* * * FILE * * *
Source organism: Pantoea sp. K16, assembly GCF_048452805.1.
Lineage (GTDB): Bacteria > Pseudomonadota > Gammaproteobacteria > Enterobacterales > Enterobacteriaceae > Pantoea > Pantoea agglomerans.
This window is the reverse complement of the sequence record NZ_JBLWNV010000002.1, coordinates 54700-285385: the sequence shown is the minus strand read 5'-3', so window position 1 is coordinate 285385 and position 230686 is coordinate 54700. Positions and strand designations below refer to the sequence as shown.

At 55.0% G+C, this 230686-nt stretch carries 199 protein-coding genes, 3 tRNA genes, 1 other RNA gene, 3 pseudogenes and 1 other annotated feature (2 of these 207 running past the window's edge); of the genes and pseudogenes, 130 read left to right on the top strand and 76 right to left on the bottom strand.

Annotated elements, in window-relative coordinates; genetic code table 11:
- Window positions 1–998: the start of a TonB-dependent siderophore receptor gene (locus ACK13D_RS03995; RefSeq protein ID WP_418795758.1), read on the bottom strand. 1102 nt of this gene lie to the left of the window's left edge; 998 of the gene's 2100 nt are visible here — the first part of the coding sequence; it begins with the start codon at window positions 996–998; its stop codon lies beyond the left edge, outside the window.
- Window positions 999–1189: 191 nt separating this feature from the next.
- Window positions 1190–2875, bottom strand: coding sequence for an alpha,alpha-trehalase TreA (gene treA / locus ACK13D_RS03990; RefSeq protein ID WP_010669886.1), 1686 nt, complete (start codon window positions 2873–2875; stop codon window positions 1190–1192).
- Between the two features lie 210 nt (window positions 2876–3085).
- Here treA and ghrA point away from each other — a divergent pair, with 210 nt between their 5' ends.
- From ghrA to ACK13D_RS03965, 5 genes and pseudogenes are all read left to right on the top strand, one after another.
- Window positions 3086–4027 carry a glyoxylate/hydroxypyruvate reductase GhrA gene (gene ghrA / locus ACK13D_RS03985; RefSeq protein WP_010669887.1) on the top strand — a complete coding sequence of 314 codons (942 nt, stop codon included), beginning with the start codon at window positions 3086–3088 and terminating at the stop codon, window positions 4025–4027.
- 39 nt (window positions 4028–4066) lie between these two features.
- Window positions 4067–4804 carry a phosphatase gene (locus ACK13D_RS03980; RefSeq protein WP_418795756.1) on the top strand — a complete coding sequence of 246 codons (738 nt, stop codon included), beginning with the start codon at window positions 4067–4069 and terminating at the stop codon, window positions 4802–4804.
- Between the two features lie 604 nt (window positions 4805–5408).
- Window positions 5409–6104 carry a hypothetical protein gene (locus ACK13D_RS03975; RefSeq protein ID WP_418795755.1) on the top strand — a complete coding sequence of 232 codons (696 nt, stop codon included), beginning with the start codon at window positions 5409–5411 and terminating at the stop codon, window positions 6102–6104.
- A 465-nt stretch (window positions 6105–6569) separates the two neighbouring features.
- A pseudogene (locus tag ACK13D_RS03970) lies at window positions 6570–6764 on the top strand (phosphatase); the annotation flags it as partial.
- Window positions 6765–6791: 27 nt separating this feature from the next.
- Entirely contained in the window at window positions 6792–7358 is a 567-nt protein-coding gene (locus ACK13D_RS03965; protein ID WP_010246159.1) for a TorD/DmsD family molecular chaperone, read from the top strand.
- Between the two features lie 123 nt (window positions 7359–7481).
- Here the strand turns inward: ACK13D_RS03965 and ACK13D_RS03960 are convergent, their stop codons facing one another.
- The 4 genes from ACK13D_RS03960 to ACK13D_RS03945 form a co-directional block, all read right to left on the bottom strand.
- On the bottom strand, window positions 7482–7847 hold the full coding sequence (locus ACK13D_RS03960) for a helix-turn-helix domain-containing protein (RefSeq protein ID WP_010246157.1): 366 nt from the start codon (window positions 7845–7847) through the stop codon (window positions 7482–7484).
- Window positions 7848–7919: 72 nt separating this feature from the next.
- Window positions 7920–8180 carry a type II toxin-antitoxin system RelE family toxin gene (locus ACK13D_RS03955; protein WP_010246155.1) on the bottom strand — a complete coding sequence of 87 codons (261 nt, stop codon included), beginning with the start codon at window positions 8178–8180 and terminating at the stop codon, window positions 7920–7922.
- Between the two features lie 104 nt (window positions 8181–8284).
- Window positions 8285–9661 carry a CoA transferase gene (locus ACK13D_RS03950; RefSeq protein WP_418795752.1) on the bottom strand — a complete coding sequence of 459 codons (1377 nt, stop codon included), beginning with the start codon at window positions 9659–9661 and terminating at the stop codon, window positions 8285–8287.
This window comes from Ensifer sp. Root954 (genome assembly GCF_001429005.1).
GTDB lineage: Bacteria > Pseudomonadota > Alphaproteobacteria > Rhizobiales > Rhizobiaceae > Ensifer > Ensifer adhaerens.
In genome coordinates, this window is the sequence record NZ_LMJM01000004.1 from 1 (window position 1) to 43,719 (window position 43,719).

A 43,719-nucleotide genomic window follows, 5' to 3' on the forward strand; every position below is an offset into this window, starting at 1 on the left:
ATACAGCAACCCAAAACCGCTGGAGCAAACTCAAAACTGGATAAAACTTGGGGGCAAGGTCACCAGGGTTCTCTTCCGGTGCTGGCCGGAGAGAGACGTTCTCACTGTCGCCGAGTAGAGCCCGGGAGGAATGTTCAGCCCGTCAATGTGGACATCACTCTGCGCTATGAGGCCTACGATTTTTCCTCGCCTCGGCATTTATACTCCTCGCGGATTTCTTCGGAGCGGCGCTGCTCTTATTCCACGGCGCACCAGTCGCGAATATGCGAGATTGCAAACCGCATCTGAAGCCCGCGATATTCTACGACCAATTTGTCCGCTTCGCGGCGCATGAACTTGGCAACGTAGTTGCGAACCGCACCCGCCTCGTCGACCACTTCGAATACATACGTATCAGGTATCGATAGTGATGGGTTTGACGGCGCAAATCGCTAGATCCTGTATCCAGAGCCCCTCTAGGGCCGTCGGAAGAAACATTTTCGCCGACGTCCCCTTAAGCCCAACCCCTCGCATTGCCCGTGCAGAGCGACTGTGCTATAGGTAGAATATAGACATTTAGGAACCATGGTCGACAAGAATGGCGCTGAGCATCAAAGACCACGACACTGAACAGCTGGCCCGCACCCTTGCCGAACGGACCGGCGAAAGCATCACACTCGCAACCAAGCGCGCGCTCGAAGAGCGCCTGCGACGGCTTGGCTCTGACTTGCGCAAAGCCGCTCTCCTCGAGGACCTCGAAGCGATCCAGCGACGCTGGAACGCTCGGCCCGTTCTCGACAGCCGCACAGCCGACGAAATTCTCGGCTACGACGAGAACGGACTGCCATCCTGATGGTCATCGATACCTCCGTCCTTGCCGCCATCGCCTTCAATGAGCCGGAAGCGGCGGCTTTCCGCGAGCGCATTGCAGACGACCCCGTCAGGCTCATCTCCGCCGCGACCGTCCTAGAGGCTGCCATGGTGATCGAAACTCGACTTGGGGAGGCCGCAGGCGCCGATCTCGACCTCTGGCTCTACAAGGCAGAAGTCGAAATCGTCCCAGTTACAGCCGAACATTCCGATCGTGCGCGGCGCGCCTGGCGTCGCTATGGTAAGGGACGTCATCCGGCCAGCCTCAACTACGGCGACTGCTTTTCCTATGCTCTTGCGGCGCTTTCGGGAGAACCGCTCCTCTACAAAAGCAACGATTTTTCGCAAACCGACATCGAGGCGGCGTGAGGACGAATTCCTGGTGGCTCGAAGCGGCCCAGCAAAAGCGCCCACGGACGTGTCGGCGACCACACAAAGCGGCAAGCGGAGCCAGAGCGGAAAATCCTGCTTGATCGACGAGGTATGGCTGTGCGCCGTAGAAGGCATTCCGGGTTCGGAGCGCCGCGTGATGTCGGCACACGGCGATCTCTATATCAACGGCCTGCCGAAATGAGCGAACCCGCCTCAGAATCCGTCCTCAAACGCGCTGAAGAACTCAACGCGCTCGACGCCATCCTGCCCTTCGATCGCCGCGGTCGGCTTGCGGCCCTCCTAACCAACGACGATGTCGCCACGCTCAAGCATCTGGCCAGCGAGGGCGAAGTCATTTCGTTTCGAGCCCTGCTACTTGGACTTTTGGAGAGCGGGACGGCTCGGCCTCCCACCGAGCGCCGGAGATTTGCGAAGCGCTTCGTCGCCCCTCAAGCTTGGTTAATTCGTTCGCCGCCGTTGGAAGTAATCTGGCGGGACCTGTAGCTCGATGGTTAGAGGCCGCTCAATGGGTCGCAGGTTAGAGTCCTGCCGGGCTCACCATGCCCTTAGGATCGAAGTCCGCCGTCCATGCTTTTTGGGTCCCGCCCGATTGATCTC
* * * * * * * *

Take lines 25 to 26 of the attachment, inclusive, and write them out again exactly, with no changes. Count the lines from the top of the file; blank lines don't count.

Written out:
- Window positions 7848–7919: 72 nt separating this feature from the next.
- Window positions 7920–8180 carry a type II toxin-antitoxin system RelE family toxin gene (locus ACK13D_RS03955; protein WP_010246155.1) on the bottom strand — a complete coding sequence of 87 codons (261 nt, stop codon included), beginning with the start codon at window positions 8178–8180 and terminating at the stop codon, window positions 7920–7922.